Mr Kwabena Boateng
1. On 17 September 2014, approximately 4 allegations of domestic violence against Mrs A and/or Child A and/or Child B, in which you were the perpetrator, were found to be proved at a fact-finding hearing in The Family Court at Leicester. proven
2. You did not inform your employer, Northamptonshire County Council, of the matter described in paragraph 1. proven
3. You did not inform the HCPC of the matter described in paragraph 1. proven
4. The matters described in paragraphs 1-3 constitute misconduct.
5. By reason of your misconduct your fitness to practise as a social worker is impaired.
1. The Registrant was employed as a social worker in the Social Care Looked After Children Service at Northamptonshire County Council (the Council), having joined the Council on 5 October 2009.
2. In this role the Registrant was responsible for promoting and safeguarding the welfare of ‘Looked After Children’ and young people. This involved making daily safeguarding decisions and working within the relevant legislation to protect children and young people from further harm.
3. Concerns were raised at the Council about the Registrant’s failure to disclose findings of fact made against him, in family court proceedings, to which he was a party. The matter was referred to the HCPC and formed the basis of the allegation before the Final Hearing panel.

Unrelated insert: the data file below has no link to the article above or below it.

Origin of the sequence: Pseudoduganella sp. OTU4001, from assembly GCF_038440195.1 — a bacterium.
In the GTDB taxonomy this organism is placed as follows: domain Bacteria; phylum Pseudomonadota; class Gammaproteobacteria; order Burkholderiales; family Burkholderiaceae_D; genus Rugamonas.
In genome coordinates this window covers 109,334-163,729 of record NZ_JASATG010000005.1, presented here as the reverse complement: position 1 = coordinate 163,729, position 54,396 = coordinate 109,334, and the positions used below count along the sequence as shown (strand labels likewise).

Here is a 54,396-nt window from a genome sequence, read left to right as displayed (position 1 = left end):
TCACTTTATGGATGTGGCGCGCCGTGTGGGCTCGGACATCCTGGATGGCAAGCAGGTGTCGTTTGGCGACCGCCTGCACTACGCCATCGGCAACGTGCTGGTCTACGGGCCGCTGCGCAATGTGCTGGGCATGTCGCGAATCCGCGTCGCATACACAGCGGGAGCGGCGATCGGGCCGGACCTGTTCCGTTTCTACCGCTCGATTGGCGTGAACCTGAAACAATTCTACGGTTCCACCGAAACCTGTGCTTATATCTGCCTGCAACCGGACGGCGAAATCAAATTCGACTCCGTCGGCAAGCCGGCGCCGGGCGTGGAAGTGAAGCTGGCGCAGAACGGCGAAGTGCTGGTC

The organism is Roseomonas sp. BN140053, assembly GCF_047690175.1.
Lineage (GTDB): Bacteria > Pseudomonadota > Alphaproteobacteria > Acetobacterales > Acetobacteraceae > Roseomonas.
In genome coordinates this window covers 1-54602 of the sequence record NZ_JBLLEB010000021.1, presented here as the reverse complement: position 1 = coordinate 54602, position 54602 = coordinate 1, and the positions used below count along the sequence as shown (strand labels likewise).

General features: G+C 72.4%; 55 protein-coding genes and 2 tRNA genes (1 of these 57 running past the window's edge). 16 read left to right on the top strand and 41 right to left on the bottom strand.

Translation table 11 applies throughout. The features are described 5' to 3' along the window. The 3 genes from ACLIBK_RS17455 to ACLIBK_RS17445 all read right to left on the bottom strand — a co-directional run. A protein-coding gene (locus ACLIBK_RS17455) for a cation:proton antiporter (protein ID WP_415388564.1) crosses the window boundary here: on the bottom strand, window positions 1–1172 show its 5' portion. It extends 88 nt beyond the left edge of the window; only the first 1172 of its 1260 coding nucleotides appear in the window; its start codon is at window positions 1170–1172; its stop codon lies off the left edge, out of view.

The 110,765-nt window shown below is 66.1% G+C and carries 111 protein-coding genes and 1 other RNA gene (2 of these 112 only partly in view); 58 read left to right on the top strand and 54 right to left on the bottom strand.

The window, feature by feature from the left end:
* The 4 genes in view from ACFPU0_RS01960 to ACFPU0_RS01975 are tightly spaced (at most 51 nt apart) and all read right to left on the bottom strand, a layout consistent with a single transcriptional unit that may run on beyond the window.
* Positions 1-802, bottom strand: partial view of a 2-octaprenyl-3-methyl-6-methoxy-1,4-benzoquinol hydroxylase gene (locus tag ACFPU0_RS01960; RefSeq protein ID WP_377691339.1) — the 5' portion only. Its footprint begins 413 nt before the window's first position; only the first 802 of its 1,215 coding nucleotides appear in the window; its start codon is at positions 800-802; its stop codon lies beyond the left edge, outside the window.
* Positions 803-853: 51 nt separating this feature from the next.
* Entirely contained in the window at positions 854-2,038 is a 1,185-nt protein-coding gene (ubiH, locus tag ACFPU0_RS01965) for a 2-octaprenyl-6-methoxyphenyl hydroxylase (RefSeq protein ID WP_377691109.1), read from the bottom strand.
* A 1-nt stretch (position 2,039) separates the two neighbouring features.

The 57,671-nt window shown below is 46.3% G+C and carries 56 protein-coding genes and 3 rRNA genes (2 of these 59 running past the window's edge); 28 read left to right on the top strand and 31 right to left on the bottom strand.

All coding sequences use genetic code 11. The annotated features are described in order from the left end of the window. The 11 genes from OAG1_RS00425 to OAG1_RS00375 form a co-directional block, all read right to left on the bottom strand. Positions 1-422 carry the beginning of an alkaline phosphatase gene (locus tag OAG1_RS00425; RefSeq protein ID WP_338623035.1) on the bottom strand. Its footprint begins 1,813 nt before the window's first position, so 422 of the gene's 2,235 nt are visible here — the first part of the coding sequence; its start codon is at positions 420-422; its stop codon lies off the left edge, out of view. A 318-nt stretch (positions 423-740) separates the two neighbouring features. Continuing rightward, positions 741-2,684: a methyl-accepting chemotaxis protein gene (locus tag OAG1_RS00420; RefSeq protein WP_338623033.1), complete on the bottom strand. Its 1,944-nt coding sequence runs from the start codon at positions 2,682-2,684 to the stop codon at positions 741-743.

4. The Final Hearing panel, having found the facts proved in their entirety, stated in its decision on impairment that:
The Panel concluded that the domestic violence findings made against the Registrant by the Family Court are serious and relevant to the Registrant’s practice as a social worker. By not disclosing them to his employer, the Registrant denied them an opportunity to conduct a well-informed risk assessment to identify, what, if any, risk existed to service users and what, if any, measures were required. This, the Panel finds, at the time represented an unwarranted risk of harm to the public.
5. The Final Hearing panel also stated:
The Panel considers that the Registrant is showing developing, but not yet mature, signs of insight as far as his misconduct is concerned. He accepted in oral evidence that he would report immediately to his employer and to the HCPC any future matters that could be relevant to his practice. This satisfied the Panel that he had achieved some remediation and that the risk of repetition was low and that there is no significant current risk to the public.
6. In relation to the public component the Final Hearing panel stated that:
The Panel finds that the Registrant’s acts and omissions in respect of the particulars of the allegation found proved would have impacted on public confidence in the Social Work profession; the public would expect a Social Worker to disclose findings of domestic violence against him or her. Moreover, a finding of current impairment is also required in order to uphold proper standards of conduct and behaviour.